Editorial Note: The editorial content on this page is not provided or commissioned by any financial institution. Any opinions, analyses, reviews, statements or recommendations expressed in this article are those of the author’s alone, and may not have been reviewed, approved or otherwise endorsed by any of these entities prior to publication.

As a medical professional, you might have taken on a mountain of debt on your journey to becoming a doctor. The average indebted doctor left medical school in 2016 owing more than $189,000 in student loans, according to the Association of American Medical Colleges.

Even if you’re on your way to a six-figure income, your residency income will likely be far less — in 2017, residents earned an average of just over $57,000. During that time, the interest alone on all your student loans could be equal to your entire disposable income after room and board.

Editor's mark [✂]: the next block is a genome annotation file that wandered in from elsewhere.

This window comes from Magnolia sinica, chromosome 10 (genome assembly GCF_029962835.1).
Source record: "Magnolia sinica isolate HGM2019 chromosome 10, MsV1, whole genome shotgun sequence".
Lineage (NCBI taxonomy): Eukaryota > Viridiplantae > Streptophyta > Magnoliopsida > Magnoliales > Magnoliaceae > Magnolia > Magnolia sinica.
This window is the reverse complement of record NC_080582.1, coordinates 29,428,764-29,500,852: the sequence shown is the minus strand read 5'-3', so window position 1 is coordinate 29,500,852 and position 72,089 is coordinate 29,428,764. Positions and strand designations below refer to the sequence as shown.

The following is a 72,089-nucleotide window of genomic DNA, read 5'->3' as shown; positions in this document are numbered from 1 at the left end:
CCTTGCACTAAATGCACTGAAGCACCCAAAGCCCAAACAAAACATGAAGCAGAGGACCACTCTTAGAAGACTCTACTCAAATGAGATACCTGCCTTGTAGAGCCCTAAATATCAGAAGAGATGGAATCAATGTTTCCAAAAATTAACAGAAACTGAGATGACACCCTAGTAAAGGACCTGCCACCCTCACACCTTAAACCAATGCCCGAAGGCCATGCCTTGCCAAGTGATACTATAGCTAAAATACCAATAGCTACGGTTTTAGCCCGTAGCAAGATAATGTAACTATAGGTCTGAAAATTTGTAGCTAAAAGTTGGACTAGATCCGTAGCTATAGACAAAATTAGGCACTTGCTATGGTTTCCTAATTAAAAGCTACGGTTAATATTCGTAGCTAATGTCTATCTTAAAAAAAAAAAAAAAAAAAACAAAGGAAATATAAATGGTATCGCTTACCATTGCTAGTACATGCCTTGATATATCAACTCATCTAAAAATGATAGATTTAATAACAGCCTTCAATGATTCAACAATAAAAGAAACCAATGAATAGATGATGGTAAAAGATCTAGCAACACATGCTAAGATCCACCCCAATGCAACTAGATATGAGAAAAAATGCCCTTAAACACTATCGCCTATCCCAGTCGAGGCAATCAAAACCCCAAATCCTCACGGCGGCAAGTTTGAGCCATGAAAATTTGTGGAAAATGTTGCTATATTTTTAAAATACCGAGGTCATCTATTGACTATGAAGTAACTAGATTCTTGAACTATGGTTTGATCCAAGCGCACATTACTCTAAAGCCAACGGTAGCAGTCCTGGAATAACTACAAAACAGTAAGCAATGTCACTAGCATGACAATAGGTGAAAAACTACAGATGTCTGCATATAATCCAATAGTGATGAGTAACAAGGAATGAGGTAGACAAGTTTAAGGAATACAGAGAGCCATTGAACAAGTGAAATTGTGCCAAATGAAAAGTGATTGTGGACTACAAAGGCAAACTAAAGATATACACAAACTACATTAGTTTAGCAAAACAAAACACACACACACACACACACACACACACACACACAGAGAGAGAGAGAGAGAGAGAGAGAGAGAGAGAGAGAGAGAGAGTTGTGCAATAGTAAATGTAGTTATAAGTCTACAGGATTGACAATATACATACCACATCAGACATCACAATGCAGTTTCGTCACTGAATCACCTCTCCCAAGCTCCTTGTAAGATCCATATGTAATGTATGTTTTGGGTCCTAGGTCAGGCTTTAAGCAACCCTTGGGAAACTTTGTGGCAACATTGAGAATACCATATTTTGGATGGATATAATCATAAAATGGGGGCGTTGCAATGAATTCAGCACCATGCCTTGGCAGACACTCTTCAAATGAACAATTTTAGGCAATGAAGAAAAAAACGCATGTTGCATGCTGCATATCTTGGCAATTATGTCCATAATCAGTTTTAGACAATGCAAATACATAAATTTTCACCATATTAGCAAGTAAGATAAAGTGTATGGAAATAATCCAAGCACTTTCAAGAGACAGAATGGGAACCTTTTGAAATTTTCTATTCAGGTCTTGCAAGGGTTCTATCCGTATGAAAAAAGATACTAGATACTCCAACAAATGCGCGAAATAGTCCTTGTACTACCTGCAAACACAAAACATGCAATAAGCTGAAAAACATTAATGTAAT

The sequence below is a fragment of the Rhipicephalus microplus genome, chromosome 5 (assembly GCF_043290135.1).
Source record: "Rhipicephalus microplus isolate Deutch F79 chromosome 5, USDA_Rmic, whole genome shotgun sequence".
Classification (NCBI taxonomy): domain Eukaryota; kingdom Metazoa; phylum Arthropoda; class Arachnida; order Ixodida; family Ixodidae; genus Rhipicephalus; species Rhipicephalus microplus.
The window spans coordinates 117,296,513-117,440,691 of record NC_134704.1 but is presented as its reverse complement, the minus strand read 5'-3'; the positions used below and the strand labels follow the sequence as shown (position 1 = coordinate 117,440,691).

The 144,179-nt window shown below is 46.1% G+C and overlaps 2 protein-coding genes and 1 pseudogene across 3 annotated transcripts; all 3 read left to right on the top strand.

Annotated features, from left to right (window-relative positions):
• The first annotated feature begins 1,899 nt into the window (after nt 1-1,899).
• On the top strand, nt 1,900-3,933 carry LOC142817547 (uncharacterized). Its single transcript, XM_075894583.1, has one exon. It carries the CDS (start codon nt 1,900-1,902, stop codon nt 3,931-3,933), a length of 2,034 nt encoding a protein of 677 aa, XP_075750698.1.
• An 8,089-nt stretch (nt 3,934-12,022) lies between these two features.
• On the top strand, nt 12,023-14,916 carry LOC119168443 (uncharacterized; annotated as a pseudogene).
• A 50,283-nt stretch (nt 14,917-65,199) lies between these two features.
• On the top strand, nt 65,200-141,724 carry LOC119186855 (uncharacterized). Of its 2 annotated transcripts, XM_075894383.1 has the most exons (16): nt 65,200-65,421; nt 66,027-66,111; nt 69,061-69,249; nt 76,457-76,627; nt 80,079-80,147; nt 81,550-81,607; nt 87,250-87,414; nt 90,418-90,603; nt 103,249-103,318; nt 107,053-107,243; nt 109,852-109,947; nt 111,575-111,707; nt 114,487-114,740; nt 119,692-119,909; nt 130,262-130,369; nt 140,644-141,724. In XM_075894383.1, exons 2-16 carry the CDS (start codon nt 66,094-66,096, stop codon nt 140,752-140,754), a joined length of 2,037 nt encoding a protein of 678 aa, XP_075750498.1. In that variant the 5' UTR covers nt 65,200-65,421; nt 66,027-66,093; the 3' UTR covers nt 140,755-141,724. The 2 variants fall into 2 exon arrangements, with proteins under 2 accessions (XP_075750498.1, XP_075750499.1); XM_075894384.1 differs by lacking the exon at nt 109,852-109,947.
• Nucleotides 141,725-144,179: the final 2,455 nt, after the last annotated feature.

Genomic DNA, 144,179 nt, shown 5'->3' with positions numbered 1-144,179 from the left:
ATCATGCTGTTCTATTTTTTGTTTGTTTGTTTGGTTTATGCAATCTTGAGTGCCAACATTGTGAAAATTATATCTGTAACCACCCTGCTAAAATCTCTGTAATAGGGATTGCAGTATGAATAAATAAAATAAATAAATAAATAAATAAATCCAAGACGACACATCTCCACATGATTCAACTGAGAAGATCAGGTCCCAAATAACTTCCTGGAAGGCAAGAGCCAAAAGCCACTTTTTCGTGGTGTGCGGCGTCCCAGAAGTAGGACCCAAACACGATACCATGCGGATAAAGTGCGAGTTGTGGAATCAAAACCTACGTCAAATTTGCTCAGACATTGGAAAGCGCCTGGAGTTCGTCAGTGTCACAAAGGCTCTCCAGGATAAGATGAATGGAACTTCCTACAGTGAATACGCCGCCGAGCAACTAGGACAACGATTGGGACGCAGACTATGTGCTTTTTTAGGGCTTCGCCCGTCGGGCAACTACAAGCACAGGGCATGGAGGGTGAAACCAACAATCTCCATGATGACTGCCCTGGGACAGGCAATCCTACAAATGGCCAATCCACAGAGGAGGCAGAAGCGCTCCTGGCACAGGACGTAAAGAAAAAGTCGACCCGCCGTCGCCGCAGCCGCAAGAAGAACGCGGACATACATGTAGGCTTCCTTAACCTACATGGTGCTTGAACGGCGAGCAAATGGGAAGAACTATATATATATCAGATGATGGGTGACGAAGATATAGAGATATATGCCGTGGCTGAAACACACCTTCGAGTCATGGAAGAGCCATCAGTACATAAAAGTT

Fortunately, there are student loan forgiveness programs for doctors and other medical professionals that could pay off part or even all of your loans. If you’re looking to cure yourself of medical school debt, turn to these programs for assistance.

National Health Service Corps (NHSC)

The National Health Service Corps can provide up to $50,000 to repay your health profession student loan in exchange for a two-year commitment to work at an NHSC site in a high-need, underserved area. After completing your initial service commitment, you can apply to extend your service and receive additional loan repayment assistance.

In order to qualify, you’ll need to work at least half-time in a designated Health Professional Shortage Area (HPSA). Along with earning loan forgiveness, you could put your medical degree to good use by caring for an underserved community.